A video that leads through tiled, dark rooms full of rubbish. Men trudging through water coming from overflowing toilets. And a male voice that says: “This is how we live here. And then we are also beaten with clubs. They treat us like ants. Our death means nothing to them.”
It is images like this that have caused international consternation in the past few days. It’s about camps that Saudi Arabia locks hundreds, if not thousands, of migrants in to curb the spread of Covid. In fact, human rights activists complain that the facilities were more like torture centers.
In the past year alone, almost 140,000 people crossed the Yemeni border into Saudi Arabia, estimates the UN Migration Organization. Most of them are Ethiopians who fled their country because of unemployment, drought or human rights violations. Saudi Arabia regularly deports migrants back to Ethiopia.
In Saudi Arabia, thousands of refugees from Ethiopia may be locked up in camps that human rights defenders refer to as torture centers. The authorities fear that the migrants are spreading the coronavirus.
Fear of the coronavirus
When the corona pandemic reached Saudi Arabia in March, the kingdom – like many Gulf states – feared that the large numbers of migrants could spread the virus quickly. 3,000 Ethiopians were repatriated at short notice in April; according to a UN note, the repatriation of 200,000 more was allegedly planned. International pressure followed, but also the desire of the Ethiopian government for a respite. “Unfortunately, Ethiopia refused re-entry, claiming that there were not enough quarantine facilities on arrival,” said the Saudi embassy in London. The government has since announced that “investigations have been initiated”.
The migrants in the camps have been vegetating for months. Because the kingdom does not think much of the public, hardly anyone noticed. A report by the human rights organization Human Rights Watch (HRW) went largely unnoticed, but an article in the British Telegraph triggered an international storm of protest, and Amnesty International is preparing its own report on human rights violations.
Contact via smuggled cell phones
The Ethiopian journalist Zecharias Zelalem and his “Telegraph” colleague Will Brown communicated with the prisoners via cell phones that had been smuggled into two of the camps. “There are around 200 people in a large room in the first camp,” Zelalem told ARD. “If the other twelve rooms are just as full, there are thousands living here – but we don’t know.”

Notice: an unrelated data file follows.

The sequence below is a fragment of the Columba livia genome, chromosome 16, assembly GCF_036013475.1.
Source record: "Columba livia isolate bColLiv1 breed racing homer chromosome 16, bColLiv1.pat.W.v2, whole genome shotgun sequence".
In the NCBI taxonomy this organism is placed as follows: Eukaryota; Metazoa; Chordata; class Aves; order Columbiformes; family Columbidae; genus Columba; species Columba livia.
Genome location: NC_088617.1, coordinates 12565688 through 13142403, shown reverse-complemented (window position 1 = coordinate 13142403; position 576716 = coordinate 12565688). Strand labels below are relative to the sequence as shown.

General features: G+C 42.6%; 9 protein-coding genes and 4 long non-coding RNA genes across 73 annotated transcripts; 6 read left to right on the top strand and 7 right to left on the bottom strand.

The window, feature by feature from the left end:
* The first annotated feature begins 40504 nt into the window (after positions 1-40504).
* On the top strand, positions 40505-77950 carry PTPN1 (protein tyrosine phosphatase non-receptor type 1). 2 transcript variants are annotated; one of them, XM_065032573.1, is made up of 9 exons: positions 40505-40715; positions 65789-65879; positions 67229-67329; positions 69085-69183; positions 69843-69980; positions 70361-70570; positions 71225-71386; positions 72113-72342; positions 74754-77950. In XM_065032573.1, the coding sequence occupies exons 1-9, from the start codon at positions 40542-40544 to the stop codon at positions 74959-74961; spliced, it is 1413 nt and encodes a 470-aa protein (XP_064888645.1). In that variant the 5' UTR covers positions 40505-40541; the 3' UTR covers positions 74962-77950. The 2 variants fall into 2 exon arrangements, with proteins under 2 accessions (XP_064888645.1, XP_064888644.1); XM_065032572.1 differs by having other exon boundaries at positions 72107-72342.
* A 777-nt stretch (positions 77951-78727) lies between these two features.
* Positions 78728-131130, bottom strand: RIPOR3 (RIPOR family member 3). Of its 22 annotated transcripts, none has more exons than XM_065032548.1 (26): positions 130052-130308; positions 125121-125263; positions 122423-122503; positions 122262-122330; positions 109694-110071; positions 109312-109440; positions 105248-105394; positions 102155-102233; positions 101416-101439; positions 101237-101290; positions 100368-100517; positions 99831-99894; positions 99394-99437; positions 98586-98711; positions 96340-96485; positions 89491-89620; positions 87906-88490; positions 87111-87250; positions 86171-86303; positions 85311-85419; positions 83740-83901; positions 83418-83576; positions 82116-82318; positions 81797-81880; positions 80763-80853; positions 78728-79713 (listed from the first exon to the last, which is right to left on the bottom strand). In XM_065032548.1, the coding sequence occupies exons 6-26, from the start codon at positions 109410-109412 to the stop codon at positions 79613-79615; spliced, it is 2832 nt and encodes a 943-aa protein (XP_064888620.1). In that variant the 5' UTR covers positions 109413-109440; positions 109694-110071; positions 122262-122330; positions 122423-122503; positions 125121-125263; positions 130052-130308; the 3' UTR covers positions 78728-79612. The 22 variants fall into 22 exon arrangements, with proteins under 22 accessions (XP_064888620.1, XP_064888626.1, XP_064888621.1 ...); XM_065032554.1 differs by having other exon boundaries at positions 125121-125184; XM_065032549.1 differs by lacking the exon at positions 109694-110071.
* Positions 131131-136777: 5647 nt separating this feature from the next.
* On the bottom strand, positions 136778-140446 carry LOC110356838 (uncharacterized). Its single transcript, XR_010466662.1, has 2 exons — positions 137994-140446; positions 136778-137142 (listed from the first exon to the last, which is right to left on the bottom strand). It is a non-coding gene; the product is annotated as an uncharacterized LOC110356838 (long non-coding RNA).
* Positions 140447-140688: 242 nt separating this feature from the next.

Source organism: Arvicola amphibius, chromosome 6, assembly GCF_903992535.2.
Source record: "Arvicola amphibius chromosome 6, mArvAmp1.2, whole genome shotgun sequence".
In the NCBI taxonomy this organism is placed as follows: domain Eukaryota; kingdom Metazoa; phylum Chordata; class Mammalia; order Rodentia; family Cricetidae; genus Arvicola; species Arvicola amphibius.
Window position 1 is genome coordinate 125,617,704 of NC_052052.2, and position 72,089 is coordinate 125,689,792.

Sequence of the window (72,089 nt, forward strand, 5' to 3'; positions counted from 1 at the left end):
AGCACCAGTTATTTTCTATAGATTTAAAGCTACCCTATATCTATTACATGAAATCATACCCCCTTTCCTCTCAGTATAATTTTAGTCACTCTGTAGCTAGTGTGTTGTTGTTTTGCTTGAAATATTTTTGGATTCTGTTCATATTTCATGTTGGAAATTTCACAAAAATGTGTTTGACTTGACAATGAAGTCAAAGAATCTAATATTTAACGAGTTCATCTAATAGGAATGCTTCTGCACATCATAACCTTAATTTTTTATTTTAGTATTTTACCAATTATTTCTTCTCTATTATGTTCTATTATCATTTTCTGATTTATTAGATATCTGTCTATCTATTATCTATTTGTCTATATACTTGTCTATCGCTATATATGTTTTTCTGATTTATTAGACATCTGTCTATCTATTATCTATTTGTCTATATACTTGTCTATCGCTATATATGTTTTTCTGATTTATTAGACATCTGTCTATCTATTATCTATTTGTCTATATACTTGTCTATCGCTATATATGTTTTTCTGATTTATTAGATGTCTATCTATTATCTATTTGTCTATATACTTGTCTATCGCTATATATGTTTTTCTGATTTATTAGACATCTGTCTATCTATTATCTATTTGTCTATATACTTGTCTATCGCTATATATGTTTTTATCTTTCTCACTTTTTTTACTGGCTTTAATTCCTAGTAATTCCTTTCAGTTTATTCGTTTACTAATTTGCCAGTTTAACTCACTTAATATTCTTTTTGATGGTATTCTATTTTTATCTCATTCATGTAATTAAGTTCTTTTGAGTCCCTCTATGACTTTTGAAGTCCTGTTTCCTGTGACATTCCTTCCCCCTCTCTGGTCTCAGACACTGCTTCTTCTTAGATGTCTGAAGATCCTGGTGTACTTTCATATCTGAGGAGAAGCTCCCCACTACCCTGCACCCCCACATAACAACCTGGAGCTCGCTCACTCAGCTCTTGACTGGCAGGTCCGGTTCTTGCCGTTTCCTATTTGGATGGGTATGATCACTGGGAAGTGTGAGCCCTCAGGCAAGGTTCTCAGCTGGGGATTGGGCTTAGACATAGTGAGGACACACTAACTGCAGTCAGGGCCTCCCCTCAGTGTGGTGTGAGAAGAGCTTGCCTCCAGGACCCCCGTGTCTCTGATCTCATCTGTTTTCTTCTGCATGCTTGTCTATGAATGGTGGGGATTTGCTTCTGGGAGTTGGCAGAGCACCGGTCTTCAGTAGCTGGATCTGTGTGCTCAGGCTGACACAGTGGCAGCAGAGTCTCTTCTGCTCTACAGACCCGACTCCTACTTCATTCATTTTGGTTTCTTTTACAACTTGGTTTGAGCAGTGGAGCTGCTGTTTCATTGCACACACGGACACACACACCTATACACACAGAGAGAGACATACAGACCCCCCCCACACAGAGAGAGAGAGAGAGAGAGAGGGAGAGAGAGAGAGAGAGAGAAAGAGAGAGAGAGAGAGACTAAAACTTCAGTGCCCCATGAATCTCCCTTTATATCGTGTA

The testimony obtained secretly showed that there was not enough to eat and, despite the heat, hardly anything to drink. The sanitary situation was catastrophic, skin rashes, and diseases developed. Zelalem quoted an eyewitness as saying: “A boy, around 16 years old, hanged himself last month. The guards just throw the bodies out like garbage.”
The reports are piling up
Much aligns with what Human Rights Watch said. Accordingly, families are separated. Women stand in ankle-high water in a room. And again: pictures of inflammations and open wounds, all untreated.
HRW also describes a process at the border in April: on the Yemeni side, Houthi rebels stormed a camp with hundreds of migrants, calling them “coronavirus carriers”. People are said to have been driven to the other side with rifle fire and mortar shells. The Saudi security forces took the same action against them there, the report said. Dozens have probably died and the UN must investigate the process, the organization demands.
Above all, Ethiopia also wants peace and quiet
Now, for the time being, calm should return, something not only Saudi Arabia wants. The Ethiopian consulate is reportedly pressuring those affected not to testify in public. And the Ethiopian government thanks to the rich kingdom for the “extraordinary support” of the illegal Ethiopians.
“We are working on a plan to bring them back completely by October,” explains Ethiopia’s Foreign Office spokesman Dina Mufti to the ARD studio in Nairobi. The situation will be uncomfortable for both countries. For Zecharias Zelalem the research was a decisive experience: “From the comfortable couch I spoke to people who were tortured far away. This contrast – it changed my view of life.”